When I think of a grassless garden, what usually comes to mind is a mixed-prairie style planting. Wildflowers, natives, self-seeders. But even though this next garden on the Home Garden Tour given by Smith County Master Gardener's Association was grassless, a prairie it was not!
The front yard did have grass, and some easy plantings. If you were walking down the street, you would never know the backyard had a garden different from everyone else on the street. I wish more people would show their garden personalities in the front. Wouldn't that make a street fun to walk down!
This little side path was beautiful. Shady, cool, and with very interesting foliage.
Then suddenly you're in the back yard. The grassless back yard.
She had taken out all of the grass and put in boxwood hedges.
These boxwood hedges formed beds of different sizes and shapes. Some beds were square, some were triangular, some were curved.
There was something inside each boxwood bed.
Japanese maples, fountains, statues, daylilies, roses, ferns, and planters are just some of the things in these beds.
Pathways wound around, so that the walk around the garden was fun and interesting. There were also several places to sit throughout the garden.
Although the majority of the hedges were boxwoods, other plants were used in some hedges. This added a different height and dimension to the garden.
I think the key to this garden was that you could not see the entire thing from one area. If this element had not been present, it might have made the garden seem crowded and jumbled. Instead, the pieces you could see together coordinated well, and as you turned another corner, more pieces drew you toward them.
Hope you enjoyed the tour. Which was your favorite garden on the tour this year?
In case you missed any, the other gardens on tour were:
Vision of Versailles
And if you want to see more garden inspiration, check out these posts from last year:
Holley - I've been terribly out of the loop in the last month. Imagine the joy, to see your garden tour posts! So much to savor - sometimes it's good to step away for a bit, then get a big treat all at once! LOVELY posts !!! :DReplyDelete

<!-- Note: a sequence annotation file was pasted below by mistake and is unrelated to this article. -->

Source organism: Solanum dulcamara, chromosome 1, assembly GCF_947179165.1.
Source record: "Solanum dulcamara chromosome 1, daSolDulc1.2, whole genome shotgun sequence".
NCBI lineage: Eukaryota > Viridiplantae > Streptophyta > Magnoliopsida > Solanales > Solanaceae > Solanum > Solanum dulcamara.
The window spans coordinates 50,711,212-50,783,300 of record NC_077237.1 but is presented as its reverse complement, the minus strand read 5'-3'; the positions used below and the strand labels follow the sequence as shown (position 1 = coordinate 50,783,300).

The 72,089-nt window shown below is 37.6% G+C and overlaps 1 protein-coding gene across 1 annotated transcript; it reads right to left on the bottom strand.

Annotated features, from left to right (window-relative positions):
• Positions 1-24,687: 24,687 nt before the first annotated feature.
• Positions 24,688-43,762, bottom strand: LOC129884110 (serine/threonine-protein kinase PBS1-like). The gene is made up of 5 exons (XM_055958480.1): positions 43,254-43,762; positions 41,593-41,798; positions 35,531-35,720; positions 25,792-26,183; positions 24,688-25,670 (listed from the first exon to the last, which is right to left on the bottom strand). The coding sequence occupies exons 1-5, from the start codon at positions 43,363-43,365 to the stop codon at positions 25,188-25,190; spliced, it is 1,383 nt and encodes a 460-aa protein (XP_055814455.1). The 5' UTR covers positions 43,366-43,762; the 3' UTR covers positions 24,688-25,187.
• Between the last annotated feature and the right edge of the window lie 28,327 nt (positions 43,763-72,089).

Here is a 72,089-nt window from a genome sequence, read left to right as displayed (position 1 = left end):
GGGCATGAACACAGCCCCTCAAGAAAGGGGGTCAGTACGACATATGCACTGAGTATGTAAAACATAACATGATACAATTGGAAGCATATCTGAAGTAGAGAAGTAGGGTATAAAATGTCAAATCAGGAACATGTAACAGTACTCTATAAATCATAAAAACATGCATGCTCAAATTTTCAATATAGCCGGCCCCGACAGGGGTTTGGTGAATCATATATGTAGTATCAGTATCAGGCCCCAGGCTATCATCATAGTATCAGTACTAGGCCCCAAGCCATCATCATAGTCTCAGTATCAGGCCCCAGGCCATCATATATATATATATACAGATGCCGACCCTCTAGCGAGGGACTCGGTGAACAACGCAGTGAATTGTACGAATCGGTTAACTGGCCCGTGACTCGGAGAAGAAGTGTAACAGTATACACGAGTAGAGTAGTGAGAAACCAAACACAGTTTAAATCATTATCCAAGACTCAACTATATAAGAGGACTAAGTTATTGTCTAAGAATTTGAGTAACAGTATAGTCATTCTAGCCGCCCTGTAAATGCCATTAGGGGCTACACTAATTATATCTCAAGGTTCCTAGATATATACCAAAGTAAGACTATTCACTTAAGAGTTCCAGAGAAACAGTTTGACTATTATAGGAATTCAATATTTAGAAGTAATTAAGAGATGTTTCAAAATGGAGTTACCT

I hope you have been doing some fun things on the last month. I can imagine getting caught up with your blog reading will give you lots of ideas!Delete
Hi Holley, I love the little side path in this garden. It looks very cool and inviting. Lovely.ReplyDelete
My apologies for having missed the book review and visiting your blog in the last two weeks. I was man-down with flu but am catching up with all your posts. Looks like you've been very busy!!
I hope you're fine now. The flu does not sounds like fun! Take care. It's easy for us gardeners to do too much, I think!Delete
Holley, thank you so much for showing us all these gardens. I looked through the last year gardens too. I appreciate your time and effort. As for this particular garden, I loke it a lot! It takes some time to trim boxwood hedges, but I'd prefer to do that rather than mowing a lawn. I have several boxwood and Japanese ilex hedges, and I love their geometry and light formality. Thanks again!ReplyDelete
Hedges only need trimming a couple of times a year. The lawn needs mowing every week. So, hedges seem much more time efficient. Of course, there were a lot of hedges in this garden, but I still think it would take less time to maintain this garden than all grass. I love grass, but I love that they chose another option.Delete
Hi Holley, I've enjoyed "touring" all of the gardens you've shown. I especially like this one. I usually like casual gardens but this one has just enough formality to give it structure. It was very well done!ReplyDelete
I liked the formality, too, and all the plants inside each boxwood bed was interesting and full - so it had enough abundance to feel casual instead of stuffy.Delete
What a fun garden to tour - a surprise around every bend!ReplyDelete
It had a lot to see. I'm afraid I may have missed quite a bit by not going down every path!Delete
I just love the statuaryReplyDelete
She had some nice pieces. And they were placed well.Delete
Very restful and beautiful. What were the paths made of? I am slowly getting rid of the grass but it is a lot of work.ReplyDelete